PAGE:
According to the U.S. Center for Disease Control and Prevention, it seems that death stalks those people who live in the Southeastern United States. They seem to have a higher risk of dying earlier than those who live in other parts of the country. North and South Carolina, Tennessee, Georgia, Kentucky, Mississippi, Florida and Alabama have a 28 to 33 percent higher risk of strokes, cancer, unintended injuries, heart disease and chronic lower respiratory diseases. These top five reasons for dying made up almost two-thirds of fatalities in 2010, causing approximately 900,000 early endings in the U.S.
Because the death rate reasons vary, the CDC has compared all states with the states that have the lowest rate of deaths to estimate how many of deaths could be prevented if the low percentages were compared as a countrywide proclivity. The numbers add up and show that the Southeastern United States really seems to be stalked by death. With 39 percent of untimely deaths arising from both chronic lower respiratory disease and unintentional injury, 21 percent from cancer, 33 percent from strokes and 34 percent of inopportune deaths, that is just over a quarter of a million lives that could be preserved.
It is thought that the contributing factors of these numbers that make it feel like death stalks the southeastern United States are: less blood pressure control, higher instances of smoking, low physical activity, and greater numbers of people being overweight and smoking. The rates are so bad in this area of the country that some people have begun calling it the “Stroke Belt”. The CDC is advising people that lifestyle changes could play a major factor in preventing some of these early passings. They also admit that the health of many Americans is not determined by their genetic code, rather their zip code.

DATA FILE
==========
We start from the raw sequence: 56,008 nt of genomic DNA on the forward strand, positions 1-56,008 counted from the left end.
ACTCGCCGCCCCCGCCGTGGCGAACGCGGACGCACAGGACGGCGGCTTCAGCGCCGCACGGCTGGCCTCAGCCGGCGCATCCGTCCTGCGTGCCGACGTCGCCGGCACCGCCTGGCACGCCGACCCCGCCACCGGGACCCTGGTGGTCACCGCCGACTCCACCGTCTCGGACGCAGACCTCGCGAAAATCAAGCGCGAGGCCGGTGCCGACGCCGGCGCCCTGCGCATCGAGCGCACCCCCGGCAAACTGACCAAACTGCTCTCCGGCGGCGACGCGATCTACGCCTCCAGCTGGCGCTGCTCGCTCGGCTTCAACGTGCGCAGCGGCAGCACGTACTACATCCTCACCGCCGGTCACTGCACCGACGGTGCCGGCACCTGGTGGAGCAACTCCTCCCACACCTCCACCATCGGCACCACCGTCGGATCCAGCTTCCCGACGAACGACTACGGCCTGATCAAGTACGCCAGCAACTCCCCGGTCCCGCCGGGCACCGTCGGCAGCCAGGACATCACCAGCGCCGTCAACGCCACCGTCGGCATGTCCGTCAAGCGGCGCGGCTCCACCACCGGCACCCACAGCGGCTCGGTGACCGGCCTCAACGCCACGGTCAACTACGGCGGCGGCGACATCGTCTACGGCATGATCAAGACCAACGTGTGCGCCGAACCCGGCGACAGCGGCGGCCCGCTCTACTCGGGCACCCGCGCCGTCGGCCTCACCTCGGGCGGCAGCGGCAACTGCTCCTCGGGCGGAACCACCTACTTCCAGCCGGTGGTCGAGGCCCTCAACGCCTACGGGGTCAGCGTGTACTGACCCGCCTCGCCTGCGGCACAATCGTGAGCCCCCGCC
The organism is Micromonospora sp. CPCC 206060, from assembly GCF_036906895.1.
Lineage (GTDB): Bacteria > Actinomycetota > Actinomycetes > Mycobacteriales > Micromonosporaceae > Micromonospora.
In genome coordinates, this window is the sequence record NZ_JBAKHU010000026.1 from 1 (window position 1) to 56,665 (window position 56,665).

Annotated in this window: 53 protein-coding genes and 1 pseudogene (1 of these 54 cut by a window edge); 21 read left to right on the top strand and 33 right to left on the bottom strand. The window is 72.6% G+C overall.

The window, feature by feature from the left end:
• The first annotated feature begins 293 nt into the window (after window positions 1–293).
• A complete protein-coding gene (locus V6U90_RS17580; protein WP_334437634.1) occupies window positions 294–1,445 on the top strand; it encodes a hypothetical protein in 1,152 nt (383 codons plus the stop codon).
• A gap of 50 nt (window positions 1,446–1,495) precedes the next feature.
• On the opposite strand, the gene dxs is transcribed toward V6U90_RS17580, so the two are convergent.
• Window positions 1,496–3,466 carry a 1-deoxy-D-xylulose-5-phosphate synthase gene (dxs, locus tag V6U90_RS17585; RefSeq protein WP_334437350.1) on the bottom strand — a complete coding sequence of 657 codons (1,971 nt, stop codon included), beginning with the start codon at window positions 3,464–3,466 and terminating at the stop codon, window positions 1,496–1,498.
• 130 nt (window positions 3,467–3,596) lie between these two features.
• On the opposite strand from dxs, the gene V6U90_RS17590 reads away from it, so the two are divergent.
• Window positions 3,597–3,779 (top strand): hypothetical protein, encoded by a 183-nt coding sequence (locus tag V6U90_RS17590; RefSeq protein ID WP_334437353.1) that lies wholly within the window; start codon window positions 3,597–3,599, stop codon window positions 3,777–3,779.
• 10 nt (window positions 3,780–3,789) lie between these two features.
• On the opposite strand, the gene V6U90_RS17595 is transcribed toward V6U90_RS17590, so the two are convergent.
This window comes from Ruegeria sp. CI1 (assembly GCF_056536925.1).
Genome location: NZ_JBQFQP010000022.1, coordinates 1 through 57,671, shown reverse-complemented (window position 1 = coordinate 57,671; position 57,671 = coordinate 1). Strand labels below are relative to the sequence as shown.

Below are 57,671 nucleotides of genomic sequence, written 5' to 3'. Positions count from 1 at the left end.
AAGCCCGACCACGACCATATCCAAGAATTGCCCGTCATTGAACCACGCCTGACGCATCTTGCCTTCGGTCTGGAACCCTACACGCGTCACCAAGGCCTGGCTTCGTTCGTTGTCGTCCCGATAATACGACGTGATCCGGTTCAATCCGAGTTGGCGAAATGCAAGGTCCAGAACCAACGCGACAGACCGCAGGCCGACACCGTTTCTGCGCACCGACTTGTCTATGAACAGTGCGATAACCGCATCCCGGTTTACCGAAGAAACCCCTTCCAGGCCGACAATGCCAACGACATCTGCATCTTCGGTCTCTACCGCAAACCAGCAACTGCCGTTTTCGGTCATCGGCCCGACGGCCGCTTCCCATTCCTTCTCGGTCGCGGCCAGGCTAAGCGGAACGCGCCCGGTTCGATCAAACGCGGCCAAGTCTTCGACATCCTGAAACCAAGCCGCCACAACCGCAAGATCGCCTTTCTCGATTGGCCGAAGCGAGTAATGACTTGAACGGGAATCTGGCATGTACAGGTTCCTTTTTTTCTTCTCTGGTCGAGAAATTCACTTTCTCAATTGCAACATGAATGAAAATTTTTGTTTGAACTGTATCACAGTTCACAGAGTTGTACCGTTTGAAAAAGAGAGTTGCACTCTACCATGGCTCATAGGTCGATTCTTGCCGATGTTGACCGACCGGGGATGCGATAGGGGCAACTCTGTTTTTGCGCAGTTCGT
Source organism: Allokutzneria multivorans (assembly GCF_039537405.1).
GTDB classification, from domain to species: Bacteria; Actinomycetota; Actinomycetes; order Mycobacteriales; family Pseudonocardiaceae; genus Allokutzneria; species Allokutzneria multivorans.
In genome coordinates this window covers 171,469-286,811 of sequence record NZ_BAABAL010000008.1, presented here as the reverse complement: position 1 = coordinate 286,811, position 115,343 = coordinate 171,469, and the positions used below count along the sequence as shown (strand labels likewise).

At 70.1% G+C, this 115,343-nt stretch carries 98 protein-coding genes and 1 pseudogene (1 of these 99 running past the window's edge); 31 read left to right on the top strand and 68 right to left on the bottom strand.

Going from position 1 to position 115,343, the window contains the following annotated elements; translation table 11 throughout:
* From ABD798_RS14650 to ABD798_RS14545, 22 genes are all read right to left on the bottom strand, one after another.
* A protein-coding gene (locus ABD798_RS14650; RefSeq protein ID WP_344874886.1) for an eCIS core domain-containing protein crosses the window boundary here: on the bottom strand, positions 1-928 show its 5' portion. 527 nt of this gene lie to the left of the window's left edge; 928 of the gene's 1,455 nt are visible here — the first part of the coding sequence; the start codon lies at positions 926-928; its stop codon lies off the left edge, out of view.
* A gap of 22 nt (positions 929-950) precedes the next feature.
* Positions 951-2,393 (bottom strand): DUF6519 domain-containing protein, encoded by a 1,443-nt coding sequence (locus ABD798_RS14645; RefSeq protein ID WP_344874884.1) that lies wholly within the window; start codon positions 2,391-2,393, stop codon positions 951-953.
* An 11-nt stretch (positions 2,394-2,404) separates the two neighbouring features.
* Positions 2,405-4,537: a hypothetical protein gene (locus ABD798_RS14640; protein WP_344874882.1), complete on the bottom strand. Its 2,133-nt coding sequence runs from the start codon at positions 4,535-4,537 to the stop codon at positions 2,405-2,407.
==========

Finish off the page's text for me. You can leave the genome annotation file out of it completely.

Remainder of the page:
For instance, heart disease could be downsized by maintaining a healthy diet, scaling back the amount of cigarettes a smoker may use and staying physically active. They also state that these actions could be used to prevent cancer, while reminding the public to monitor their alcohol use, use sunscreen and to keep an eye out for some infections that are known to be cancer causing, like the human papillomavirus. Thwarting major accidents can be as simple as wearing a seatbelt when in a vehicle, wearing a motorcycle helmet when on a motorbike, and implementing safe conditions both at work and at home.
Many of the hazards described are avoidable simply by making a shift in one’s life. Some of the dangers are due to discrepancies in economic, social, environmental and demographic instances. Most of the concerns are manageable. It would not look like death literally stalks the southeastern United States if the level of care people took of themselves was better addressed. If health differences disappeared, every state would reach the bottom level of the potential risk of dying. The CDC thinks that this announcement will give each state a big helping hand in abolishing “early-on” casualties. They also warn that although someone may not die of an averted demise, the fact remains that not all deaths are escapable and that accidents may occur that people have no control over.
By Korrey Laderoute